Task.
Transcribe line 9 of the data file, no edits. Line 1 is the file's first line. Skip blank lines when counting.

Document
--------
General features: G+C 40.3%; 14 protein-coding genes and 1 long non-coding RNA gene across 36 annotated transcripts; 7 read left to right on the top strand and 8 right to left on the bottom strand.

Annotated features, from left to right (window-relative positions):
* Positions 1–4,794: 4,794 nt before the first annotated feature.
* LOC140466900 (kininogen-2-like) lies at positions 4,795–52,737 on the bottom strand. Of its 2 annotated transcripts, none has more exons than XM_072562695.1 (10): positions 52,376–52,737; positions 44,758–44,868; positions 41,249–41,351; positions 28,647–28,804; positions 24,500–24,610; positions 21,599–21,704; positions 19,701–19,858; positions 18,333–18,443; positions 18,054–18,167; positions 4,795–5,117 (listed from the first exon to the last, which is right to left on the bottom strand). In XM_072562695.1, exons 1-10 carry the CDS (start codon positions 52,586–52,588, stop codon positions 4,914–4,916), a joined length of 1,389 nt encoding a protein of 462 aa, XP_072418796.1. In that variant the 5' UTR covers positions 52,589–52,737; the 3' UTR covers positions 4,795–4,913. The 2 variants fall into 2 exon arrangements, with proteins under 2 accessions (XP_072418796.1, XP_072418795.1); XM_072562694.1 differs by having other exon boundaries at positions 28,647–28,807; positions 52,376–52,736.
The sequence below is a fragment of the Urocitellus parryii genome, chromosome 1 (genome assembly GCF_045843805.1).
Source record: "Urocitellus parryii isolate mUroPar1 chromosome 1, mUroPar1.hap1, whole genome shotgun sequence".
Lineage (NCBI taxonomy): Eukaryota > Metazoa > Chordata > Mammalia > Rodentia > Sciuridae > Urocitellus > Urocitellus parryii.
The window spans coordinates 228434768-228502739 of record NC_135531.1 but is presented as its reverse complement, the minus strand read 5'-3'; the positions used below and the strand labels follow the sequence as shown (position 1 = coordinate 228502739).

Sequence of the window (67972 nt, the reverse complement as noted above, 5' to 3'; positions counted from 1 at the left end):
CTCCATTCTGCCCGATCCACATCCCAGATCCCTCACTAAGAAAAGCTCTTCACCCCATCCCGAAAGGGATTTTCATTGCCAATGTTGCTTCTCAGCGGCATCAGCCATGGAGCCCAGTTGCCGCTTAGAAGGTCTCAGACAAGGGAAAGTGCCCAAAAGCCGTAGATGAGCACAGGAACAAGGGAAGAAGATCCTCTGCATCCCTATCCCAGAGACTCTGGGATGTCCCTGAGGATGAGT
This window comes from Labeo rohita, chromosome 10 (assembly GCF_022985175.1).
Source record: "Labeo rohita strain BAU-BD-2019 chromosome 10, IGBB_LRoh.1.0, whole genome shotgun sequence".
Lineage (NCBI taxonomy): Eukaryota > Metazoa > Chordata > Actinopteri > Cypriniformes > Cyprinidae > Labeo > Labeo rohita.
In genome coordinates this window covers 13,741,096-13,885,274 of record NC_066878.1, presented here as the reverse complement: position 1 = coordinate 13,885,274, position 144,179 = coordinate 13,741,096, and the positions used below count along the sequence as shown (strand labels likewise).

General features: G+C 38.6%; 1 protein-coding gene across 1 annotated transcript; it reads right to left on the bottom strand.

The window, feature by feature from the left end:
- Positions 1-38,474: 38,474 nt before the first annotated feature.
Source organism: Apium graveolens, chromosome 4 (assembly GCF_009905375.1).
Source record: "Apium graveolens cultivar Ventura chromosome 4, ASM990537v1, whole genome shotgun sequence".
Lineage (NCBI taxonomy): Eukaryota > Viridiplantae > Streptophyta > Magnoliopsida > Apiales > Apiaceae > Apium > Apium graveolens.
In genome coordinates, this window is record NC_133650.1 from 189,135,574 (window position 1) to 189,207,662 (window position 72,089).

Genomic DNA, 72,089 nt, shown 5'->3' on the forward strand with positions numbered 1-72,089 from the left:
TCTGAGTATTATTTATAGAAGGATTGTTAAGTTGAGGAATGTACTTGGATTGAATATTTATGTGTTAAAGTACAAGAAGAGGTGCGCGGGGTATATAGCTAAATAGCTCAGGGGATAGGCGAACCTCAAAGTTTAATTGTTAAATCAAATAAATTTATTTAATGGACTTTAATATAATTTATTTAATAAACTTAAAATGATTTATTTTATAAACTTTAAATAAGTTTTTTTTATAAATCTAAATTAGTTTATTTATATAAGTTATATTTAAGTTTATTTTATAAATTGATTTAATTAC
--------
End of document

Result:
Sequence of the window (67972 nt, the reverse complement as noted above, 5' to 3'; positions counted from 1 at the left end):